Nancy McBrideNancy McBride is an NIHR Bristol Biomedical Research Centre doctoral student researching ways we can improve the prediction of pregnancy-related disorders such as gestational diabetes, hypertension and pre term birth.

From 3-5 July 2019, I attended the NIHR Infrastructure Doctoral Research Training Camp at Ashridge House in Hertfordshire to learn about how to attract further research funding.

Over an intensive three days, we were set the task of applying for funding from the (fictitious) ‘Making People Healthier’ NIHR campaign.

The first day consisted of workshops and presentations, which were brilliant. Speakers Dr Giles Yeo (“The art of framing your research questions”) and Dr Rebecca Kierney (“Presentation skills for committee interviews”) had practical and concise advice on what to focus on to create a successful proposal, from the writing process to interviews.

One day two, in a race against the clock, we were put into multi-disciplinary teams to create a grant application for public and patient benefit (in 7 hours…). As well as throwing many real-world obstacles our way (“Brexit has led to a cut in funding, how will you amend your costs to deal with this…?”) we also had to attend appointments with Public and Patient Involvement (PPI) representatives, experts in Quantitative Analysis and Qualitative Analysis and a Finance Director, giving us the chance to practise what we’d been taught the previous day.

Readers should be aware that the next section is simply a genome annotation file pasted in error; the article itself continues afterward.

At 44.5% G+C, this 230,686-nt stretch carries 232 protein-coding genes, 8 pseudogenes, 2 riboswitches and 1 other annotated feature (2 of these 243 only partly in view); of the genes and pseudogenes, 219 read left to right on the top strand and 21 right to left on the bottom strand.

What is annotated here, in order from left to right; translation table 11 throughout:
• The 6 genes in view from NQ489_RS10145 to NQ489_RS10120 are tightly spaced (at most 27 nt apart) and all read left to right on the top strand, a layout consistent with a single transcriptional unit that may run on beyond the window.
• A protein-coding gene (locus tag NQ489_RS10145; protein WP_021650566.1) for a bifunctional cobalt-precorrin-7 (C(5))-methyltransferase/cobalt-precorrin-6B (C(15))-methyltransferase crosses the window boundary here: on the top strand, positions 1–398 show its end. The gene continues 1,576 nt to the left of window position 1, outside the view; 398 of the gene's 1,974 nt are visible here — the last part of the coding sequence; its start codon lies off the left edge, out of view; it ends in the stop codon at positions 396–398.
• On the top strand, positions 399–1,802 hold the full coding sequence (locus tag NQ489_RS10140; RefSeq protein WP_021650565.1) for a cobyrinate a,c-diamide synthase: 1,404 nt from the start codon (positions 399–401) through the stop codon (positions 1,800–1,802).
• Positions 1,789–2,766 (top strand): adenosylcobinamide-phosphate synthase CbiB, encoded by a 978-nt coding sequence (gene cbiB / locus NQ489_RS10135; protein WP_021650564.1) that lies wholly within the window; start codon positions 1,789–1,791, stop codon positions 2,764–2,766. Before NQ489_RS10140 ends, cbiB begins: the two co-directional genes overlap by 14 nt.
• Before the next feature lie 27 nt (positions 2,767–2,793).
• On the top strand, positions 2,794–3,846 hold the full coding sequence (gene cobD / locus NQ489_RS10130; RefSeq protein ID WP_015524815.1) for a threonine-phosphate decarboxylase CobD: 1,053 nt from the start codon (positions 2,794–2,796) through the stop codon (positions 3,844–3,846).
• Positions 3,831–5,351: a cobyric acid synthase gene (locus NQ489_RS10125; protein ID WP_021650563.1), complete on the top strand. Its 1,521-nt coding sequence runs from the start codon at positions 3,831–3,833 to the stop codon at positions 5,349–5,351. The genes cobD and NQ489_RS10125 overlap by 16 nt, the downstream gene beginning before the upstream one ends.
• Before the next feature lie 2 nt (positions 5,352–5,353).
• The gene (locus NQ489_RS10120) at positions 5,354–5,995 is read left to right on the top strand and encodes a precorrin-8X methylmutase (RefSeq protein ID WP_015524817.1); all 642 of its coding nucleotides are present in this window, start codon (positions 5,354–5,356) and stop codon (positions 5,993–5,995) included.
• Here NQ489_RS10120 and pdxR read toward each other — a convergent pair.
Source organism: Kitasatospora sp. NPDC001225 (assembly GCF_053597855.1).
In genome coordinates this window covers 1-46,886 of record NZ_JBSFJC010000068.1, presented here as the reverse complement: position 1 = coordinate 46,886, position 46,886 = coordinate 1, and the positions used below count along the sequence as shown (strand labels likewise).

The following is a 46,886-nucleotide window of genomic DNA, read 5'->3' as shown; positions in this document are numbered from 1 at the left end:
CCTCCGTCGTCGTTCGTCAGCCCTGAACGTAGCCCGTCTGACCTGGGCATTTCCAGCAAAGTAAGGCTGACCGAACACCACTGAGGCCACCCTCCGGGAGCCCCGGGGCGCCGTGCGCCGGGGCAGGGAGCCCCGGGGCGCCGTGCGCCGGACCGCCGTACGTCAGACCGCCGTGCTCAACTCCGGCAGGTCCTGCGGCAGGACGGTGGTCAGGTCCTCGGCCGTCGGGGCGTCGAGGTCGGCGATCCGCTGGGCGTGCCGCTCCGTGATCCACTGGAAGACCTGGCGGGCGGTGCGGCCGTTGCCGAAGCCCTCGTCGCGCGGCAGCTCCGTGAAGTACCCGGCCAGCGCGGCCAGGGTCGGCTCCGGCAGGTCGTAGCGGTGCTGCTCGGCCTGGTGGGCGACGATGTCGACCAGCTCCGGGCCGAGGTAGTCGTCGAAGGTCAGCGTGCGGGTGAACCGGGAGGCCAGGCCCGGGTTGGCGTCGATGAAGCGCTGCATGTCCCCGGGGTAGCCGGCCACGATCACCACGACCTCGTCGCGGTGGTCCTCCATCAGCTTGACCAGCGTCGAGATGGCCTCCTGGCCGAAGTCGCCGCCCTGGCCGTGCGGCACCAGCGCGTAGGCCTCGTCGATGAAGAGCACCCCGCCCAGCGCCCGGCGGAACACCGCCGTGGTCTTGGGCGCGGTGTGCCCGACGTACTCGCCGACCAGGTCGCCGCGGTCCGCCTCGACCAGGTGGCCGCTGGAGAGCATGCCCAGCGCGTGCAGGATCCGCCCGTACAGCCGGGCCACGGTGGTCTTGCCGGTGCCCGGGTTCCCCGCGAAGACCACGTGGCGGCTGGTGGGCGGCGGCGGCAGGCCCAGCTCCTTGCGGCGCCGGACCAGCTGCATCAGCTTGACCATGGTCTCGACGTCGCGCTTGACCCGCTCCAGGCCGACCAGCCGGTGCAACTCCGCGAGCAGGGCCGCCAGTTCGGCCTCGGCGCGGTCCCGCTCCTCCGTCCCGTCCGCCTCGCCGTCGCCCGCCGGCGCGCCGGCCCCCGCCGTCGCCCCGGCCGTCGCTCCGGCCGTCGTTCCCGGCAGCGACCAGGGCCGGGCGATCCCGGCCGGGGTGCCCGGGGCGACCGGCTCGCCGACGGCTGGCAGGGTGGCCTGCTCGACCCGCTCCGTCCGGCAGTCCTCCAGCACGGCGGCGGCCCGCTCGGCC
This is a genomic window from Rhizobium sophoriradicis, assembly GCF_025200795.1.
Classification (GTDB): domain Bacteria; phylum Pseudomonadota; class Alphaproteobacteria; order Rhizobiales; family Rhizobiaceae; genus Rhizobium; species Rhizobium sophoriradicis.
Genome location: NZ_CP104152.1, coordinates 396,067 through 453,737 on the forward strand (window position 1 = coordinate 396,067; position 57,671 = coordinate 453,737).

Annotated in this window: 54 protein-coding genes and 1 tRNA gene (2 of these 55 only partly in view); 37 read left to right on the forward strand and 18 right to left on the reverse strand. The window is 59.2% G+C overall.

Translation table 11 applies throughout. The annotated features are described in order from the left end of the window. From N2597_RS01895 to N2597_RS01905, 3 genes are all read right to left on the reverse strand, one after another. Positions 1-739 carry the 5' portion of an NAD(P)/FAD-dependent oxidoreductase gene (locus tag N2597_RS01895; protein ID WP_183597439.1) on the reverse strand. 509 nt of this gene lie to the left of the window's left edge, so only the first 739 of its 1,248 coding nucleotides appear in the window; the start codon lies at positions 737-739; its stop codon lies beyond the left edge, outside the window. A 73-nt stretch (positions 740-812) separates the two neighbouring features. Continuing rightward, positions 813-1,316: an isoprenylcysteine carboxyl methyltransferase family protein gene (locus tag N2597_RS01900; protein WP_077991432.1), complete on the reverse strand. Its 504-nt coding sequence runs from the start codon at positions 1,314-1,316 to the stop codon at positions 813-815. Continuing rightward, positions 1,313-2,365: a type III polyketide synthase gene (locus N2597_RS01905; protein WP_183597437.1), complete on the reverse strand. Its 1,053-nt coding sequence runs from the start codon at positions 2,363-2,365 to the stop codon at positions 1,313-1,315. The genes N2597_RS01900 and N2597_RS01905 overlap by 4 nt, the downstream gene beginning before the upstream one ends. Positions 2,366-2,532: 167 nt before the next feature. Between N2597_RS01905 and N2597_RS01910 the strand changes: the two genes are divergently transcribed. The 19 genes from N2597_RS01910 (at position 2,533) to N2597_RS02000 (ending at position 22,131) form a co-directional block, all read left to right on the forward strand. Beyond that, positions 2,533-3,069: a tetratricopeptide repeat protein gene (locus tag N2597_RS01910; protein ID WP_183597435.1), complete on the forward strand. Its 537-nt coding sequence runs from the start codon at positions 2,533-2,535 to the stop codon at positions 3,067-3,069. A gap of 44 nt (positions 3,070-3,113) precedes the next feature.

The training camp really emphasised the importance of PPI. We had excellent presentations showing us how considering PPI throughout your application can help to ensure your project really benefits patients and the public.

The final day saw us presenting our grant applications to a panel of experts from the Making People Healthier campaign. And they did not go easy on us! Their questions were extensive and in depth, making me think so much more about all the elements you need to think about when designing a grant proposal. Not to mention how careful you must be with your finances! We survived the questioning (just!) and our team received an award for our grant application and presentation.

As an epidemiologist, it was great to meet PhD students from such a diverse range of backgrounds, from clinical academics, to research nurses and occupational therapists. Working in multi-disciplinary teams really emphasised how helpful it can be to liaise with all manner of researchers when you’re to creating your applications.

Other people on the course agreed that we left the training camp feeling like we could put what we’d learned into practice. I feel like I have so much more knowledge and insight into what can seem like a daunting process, and many more skills that will help me to attract further research funding in my career.

I could not recommend this experience more highly to students, clinicians or academics!